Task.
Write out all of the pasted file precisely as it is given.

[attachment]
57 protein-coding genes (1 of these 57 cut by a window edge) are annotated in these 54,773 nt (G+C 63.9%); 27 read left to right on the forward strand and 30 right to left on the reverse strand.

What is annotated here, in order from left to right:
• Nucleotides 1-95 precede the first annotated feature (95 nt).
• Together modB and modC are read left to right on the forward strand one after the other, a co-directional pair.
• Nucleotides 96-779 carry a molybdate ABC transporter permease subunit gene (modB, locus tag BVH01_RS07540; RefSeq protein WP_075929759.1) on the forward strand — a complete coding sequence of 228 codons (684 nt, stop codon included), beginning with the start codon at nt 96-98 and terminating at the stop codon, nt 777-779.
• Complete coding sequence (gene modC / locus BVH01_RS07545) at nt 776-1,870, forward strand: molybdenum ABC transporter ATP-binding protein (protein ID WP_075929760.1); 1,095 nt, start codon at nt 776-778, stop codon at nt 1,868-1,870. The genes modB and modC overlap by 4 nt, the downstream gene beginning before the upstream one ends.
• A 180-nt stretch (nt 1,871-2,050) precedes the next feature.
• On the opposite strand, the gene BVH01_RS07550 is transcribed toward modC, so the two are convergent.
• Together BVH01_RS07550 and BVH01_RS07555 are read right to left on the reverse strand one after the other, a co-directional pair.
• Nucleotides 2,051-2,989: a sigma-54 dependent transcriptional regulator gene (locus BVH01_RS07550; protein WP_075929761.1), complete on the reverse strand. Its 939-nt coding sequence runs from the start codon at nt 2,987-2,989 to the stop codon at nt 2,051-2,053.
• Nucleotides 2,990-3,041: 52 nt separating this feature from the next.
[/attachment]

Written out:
57 protein-coding genes (1 of these 57 cut by a window edge) are annotated in these 54,773 nt (G+C 63.9%); 27 read left to right on the forward strand and 30 right to left on the reverse strand.

What is annotated here, in order from left to right:
• Nucleotides 1-95 precede the first annotated feature (95 nt).
• Together modB and modC are read left to right on the forward strand one after the other, a co-directional pair.
• Nucleotides 96-779 carry a molybdate ABC transporter permease subunit gene (modB, locus tag BVH01_RS07540; RefSeq protein WP_075929759.1) on the forward strand — a complete coding sequence of 228 codons (684 nt, stop codon included), beginning with the start codon at nt 96-98 and terminating at the stop codon, nt 777-779.
• Complete coding sequence (gene modC / locus BVH01_RS07545) at nt 776-1,870, forward strand: molybdenum ABC transporter ATP-binding protein (protein ID WP_075929760.1); 1,095 nt, start codon at nt 776-778, stop codon at nt 1,868-1,870. The genes modB and modC overlap by 4 nt, the downstream gene beginning before the upstream one ends.
• A 180-nt stretch (nt 1,871-2,050) precedes the next feature.
• On the opposite strand, the gene BVH01_RS07550 is transcribed toward modC, so the two are convergent.
• Together BVH01_RS07550 and BVH01_RS07555 are read right to left on the reverse strand one after the other, a co-directional pair.
• Nucleotides 2,051-2,989: a sigma-54 dependent transcriptional regulator gene (locus BVH01_RS07550; protein WP_075929761.1), complete on the reverse strand. Its 939-nt coding sequence runs from the start codon at nt 2,987-2,989 to the stop codon at nt 2,051-2,053.
• Nucleotides 2,990-3,041: 52 nt separating this feature from the next.